Following the lead of ten other states that have already adopted similar legislation, Maryland lawmakers this week passed two bills that aim to create community solar projects and increase access to clean energy in the state.
The bills, which still must be signed into law by Governor Larry Hogan, would launch a three-year pilot project to allow the state to assess the benefits of community solar and establish best practices.
Though the sun falls everywhere, access to solar energy is not universal. According to non-profit group Vote Solar, more than 75 percent of US homes and businesses can’t install a solar system on their property, because their roof isn’t suitable or they rent their home or office, among other barriers.
Community solar allows multiple people to pool their resources and invest in or subscribe to a shared solar energy system.
“Community solar will enable all Marylanders to generate renewable solar energy,” Maryland Delegate Luke Clippinger, Chair of the House Democratic Caucus and sponsor of one of the bills, says in an Earthjustice press release. “Solar is no longer a potential future prospect for energy generation here in Maryland, it is the here and now.”
Earthjustice worked with Clippinger and other Maryland lawmakers to secure passage of the bills. While rooftop solar is expanding so rapidly that traditional utility companies have attempted to attack or co-opt the distributed energy business model, and wealthy corporatists like the Walton Family have launched offensives of their own, Jill Tauber, managing attorney of Earthjustice’s clean energy program, says community solar offers a much needed clean energy option.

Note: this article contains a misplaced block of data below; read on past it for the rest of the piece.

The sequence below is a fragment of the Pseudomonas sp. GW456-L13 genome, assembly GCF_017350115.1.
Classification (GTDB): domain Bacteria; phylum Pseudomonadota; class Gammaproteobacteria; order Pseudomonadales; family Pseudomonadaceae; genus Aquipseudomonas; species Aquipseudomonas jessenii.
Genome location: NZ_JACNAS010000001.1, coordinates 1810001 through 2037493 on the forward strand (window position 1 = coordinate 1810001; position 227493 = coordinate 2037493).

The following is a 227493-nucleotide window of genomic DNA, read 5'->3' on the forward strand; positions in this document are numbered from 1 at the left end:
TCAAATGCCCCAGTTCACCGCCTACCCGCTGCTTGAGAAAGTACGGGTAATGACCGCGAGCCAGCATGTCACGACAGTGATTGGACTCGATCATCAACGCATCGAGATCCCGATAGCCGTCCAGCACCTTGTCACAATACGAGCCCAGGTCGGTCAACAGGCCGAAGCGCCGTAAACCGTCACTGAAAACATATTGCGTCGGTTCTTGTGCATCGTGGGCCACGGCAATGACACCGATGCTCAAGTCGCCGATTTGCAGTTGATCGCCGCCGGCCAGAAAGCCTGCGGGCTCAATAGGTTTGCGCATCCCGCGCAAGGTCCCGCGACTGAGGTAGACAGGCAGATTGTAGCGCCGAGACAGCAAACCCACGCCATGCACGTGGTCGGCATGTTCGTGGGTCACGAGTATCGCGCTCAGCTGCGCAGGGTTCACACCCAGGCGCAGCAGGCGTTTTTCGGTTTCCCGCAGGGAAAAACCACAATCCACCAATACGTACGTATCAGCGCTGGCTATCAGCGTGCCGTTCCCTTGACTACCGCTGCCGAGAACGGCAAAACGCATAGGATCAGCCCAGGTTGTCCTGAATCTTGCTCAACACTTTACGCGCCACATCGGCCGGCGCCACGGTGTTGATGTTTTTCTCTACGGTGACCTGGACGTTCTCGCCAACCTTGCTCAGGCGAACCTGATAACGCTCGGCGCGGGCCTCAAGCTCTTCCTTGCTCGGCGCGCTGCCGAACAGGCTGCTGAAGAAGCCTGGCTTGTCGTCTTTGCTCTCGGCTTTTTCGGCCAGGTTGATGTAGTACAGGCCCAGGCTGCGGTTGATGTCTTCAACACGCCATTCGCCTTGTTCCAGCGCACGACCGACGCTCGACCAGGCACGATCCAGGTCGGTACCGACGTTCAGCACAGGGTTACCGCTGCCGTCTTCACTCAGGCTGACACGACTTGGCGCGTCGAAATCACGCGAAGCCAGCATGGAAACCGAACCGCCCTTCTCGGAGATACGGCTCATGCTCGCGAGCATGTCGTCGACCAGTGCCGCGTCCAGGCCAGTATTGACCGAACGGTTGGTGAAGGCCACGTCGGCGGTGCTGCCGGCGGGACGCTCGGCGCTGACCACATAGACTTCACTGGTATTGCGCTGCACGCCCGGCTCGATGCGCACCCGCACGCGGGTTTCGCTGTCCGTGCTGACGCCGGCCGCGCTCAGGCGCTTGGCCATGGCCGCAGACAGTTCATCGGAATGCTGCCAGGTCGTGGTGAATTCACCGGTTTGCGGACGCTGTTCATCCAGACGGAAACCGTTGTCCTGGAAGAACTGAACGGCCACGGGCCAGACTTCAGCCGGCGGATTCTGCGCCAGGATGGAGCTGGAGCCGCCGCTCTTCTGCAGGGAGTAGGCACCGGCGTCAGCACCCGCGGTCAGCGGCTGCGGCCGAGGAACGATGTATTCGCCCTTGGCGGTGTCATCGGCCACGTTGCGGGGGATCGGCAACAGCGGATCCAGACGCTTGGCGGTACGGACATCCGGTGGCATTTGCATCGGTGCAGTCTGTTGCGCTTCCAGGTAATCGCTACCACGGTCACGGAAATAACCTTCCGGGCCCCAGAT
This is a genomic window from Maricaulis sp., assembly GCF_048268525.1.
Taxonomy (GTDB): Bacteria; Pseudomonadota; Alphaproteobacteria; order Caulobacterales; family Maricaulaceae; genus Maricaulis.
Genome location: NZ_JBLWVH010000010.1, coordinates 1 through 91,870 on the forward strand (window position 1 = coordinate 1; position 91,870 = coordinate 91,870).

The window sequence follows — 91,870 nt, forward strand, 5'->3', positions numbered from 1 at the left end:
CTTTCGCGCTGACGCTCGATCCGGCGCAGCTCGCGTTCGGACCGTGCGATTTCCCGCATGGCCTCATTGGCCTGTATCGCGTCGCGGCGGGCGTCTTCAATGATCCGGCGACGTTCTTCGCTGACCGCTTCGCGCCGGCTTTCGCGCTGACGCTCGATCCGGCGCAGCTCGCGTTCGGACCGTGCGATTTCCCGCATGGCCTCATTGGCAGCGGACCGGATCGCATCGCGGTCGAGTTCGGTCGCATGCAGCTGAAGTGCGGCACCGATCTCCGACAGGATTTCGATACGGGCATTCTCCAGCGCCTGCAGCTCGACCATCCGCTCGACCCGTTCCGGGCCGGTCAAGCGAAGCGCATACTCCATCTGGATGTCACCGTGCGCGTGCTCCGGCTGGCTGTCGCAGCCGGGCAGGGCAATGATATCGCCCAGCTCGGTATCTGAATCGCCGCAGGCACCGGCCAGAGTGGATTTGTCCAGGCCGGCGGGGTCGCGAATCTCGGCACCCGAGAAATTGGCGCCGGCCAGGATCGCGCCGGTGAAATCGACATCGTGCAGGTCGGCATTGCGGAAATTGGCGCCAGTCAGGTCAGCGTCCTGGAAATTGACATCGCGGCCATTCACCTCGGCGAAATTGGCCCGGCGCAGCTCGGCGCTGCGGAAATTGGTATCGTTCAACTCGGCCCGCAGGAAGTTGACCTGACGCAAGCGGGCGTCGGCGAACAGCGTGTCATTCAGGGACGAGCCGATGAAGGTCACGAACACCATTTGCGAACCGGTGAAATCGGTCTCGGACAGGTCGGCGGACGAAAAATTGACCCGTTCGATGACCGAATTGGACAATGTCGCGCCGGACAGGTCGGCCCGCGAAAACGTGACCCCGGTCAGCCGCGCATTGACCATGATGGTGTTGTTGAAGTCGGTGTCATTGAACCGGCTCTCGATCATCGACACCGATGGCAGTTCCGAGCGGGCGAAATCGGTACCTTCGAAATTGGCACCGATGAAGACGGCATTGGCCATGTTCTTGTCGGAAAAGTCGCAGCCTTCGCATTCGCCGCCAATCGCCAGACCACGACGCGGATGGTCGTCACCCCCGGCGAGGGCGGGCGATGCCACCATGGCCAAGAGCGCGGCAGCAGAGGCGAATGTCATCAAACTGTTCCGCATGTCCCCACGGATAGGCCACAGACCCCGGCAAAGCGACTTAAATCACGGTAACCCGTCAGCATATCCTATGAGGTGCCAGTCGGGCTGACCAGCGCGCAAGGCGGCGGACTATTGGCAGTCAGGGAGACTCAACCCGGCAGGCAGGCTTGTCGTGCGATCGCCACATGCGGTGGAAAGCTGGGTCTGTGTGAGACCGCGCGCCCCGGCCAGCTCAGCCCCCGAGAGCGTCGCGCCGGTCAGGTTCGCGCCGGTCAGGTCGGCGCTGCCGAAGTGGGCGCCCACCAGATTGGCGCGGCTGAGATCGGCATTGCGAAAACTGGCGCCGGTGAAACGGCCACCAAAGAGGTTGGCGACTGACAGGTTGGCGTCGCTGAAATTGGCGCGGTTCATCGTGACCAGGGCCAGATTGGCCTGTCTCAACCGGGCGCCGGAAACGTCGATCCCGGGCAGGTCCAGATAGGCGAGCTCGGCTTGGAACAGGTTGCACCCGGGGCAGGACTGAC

“Rooftop solar is a great option for investing in clean energy, but many customers may not be able to or want to install panels on their homes or business,” Tauber told DeSmogBlog. “This is where community solar comes in. Community solar can help consumers reap the benefits of solar without having to install on-site solar systems. … As solar continues its record growth, community solar will play a key role in expanding access to this clean energy resource.”
Among the benefits of access to clean energy, Tauber includes saving money, reducing carbon emissions and creating local jobs.
Jessica Ennis, Senior Legislative Representative for Earthjustice, says that some utility operators opposed the bills, but overall community solar is popular with Marylanders.
“Community solar legislation has been introduced in some form in Maryland for multiple legislative sessions,” Ennis tells DeSmogBlog. “It’s a policy that brings many stakeholders together and benefits all Marylanders, so it made sense to move it in Maryland. Because it opens access to solar energy to everyone, it’s become a popular policy with Maryland residents. I think it passed this session because community solar is no longer just a concept, but is a growing reality across the country.”
There is no indication as to whether Governor Hogan will sign the bills or not, Ennis says. The governor has 30 days to decide.
There are more than 50 community renewable energy projects currently operating in 17 states, according to Earthjustice. The other states that have specifically adopted community solar laws include California, Colorado, Delaware, Maine, Massachusetts, Minnesota, New Hampshire, Vermont, Washington state and Washington, D.C. Vote Solar tracks active campaigns in other states on the SharedRenewables.org website.
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